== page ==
WASHINGTON, D.C. – Today, U.S. Sens. Sherrod Brown (D-OH) and Rob Portman (R-OH) announced Senate passage of a resolution calling attention to the 100th anniversary of the extinction of the last known passenger pigeon. The resolution passed the Senate by unanimous consent.
“Once the world’s most abundant bird, the passenger pigeon is now extinct – illustrating the need for increased awareness and efforts to protect biodiversity among species,” Brown said. “As our world continues to feel the effects of global warming and climate change, more species will continue to be threatened. That’s why we must prioritize conservation and sustainability to help prevent other plants or animals from suffering the same fate as the passenger pigeon.”
“One hundred years ago, Americans across the eastern United States could have looked up into the sky and seen it filled with passenger pigeons,” Portman said. “Now they are extinct after being the victim of overhunting and habitat destruction. The loss of this species is one of the greatest examples of what can happen if we are not committed to conserving our wildlife. We must learn from their example, and I am proud that this Resolution brings light to this important issue.”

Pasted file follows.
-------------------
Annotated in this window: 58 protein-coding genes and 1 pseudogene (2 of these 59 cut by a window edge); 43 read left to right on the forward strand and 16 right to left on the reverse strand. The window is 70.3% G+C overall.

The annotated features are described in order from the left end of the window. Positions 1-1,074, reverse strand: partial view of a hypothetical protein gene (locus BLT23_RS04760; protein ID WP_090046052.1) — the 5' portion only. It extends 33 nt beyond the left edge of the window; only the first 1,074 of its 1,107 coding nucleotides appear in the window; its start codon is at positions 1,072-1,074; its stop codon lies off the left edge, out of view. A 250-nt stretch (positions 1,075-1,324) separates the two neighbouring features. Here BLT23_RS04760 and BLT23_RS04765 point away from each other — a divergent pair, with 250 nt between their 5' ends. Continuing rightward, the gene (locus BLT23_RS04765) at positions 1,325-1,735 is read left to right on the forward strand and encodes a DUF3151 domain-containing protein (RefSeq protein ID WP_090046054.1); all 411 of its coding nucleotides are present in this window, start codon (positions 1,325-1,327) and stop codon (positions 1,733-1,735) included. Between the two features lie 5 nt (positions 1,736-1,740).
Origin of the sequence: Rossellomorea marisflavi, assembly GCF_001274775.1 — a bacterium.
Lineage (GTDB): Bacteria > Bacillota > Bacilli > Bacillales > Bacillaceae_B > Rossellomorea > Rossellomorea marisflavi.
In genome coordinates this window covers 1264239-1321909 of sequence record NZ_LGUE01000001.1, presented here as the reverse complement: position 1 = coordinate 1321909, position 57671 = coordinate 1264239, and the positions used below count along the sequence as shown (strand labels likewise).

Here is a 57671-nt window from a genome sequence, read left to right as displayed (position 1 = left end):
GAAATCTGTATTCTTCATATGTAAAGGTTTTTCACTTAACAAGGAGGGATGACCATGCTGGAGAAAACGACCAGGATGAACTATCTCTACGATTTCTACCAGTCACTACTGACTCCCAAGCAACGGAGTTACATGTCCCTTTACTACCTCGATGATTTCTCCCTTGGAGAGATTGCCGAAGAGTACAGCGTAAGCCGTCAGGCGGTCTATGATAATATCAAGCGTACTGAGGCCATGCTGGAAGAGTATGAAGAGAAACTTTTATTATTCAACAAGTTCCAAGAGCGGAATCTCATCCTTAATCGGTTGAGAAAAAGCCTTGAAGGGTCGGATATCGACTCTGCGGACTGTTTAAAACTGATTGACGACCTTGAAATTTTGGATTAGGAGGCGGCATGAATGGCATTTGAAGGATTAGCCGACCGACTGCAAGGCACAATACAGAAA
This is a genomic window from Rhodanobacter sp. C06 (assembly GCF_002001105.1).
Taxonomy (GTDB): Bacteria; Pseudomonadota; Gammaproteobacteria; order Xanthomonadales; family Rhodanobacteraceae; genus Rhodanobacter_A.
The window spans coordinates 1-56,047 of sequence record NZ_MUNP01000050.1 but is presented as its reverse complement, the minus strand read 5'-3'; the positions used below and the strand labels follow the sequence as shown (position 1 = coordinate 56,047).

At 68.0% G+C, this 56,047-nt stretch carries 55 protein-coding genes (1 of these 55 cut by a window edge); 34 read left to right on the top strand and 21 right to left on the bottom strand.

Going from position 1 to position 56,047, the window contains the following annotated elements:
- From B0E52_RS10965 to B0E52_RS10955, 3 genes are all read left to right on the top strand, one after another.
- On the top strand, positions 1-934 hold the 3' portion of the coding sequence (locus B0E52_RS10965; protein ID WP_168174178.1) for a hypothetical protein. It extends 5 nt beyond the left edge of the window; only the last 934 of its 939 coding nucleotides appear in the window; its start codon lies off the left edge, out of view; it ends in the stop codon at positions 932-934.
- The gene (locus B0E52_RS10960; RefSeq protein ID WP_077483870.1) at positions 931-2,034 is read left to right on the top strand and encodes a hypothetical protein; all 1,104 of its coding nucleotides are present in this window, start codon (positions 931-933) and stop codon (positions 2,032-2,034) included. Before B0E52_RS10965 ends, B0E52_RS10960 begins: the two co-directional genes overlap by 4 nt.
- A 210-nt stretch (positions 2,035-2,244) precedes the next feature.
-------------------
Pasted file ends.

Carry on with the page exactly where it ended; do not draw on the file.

“As Director of the Cincinnati Zoo, I was heartened to learn that the United States Senate has passed a resolution on the 100th Anniversary of the extinction of the passenger pigeon. Martha, the very last of her species, died at the Cincinnati Zoo in 1914, and has since served as an alarm call for more thoughtful use and protection of our natural resources,” Thane Maynard, Executive Director of the Cincinnati Zoo & Botanical Garden said. “With the extinction of the passenger pigeon for an example, American conservation efforts have long lead the way in wildlife conservation, resulting in the comeback of many species, including the bald eagle, American alligator, peregrine falcon, California condor, gray whale, and gray wolf. My thanks go out to Ohio Senators Sherrod Brown and Rob Portman for putting forth this important resolution calling attention to the value of conservation and sustainability.”
According to Smithsonian Magazine, the passenger pigeon was once believed to constitute 25 to 40 percent of the total bird population of the United States. However, due to human pressures, the species was pushed to extinction in the early 1900s. The last known individual passenger pigeon, named Martha, died at the Cincinnati Zoological Gardens in 1914.